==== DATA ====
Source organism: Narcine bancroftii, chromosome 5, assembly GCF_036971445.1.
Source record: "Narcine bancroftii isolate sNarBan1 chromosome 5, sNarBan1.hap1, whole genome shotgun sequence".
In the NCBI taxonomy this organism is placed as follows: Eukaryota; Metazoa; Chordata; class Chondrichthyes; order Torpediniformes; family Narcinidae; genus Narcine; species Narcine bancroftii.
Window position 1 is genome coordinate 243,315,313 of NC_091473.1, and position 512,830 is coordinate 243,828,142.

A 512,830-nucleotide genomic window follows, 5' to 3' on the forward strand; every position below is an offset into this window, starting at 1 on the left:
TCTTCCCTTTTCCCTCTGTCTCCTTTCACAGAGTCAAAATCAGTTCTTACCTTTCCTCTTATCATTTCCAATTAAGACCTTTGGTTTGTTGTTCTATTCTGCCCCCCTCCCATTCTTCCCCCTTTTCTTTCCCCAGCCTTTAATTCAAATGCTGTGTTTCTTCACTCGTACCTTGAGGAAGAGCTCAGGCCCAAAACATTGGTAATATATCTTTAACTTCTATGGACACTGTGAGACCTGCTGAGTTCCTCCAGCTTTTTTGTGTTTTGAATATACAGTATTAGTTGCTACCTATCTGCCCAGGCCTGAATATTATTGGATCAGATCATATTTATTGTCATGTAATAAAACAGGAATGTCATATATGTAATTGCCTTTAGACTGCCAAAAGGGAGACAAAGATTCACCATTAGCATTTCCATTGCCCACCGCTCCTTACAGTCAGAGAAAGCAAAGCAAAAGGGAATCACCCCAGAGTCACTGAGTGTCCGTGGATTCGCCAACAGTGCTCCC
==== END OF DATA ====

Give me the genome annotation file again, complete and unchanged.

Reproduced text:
Source organism: Narcine bancroftii, chromosome 5, assembly GCF_036971445.1.
Source record: "Narcine bancroftii isolate sNarBan1 chromosome 5, sNarBan1.hap1, whole genome shotgun sequence".
In the NCBI taxonomy this organism is placed as follows: Eukaryota; Metazoa; Chordata; class Chondrichthyes; order Torpediniformes; family Narcinidae; genus Narcine; species Narcine bancroftii.
Window position 1 is genome coordinate 243,315,313 of NC_091473.1, and position 512,830 is coordinate 243,828,142.

A 512,830-nucleotide genomic window follows, 5' to 3' on the forward strand; every position below is an offset into this window, starting at 1 on the left:
TCTTCCCTTTTCCCTCTGTCTCCTTTCACAGAGTCAAAATCAGTTCTTACCTTTCCTCTTATCATTTCCAATTAAGACCTTTGGTTTGTTGTTCTATTCTGCCCCCCTCCCATTCTTCCCCCTTTTCTTTCCCCAGCCTTTAATTCAAATGCTGTGTTTCTTCACTCGTACCTTGAGGAAGAGCTCAGGCCCAAAACATTGGTAATATATCTTTAACTTCTATGGACACTGTGAGACCTGCTGAGTTCCTCCAGCTTTTTTGTGTTTTGAATATACAGTATTAGTTGCTACCTATCTGCCCAGGCCTGAATATTATTGGATCAGATCATATTTATTGTCATGTAATAAAACAGGAATGTCATATATGTAATTGCCTTTAGACTGCCAAAAGGGAGACAAAGATTCACCATTAGCATTTCCATTGCCCACCGCTCCTTACAGTCAGAGAAAGCAAAGCAAAAGGGAATCACCCCAGAGTCACTGAGTGTCCGTGGATTCGCCAACAGTGCTCCC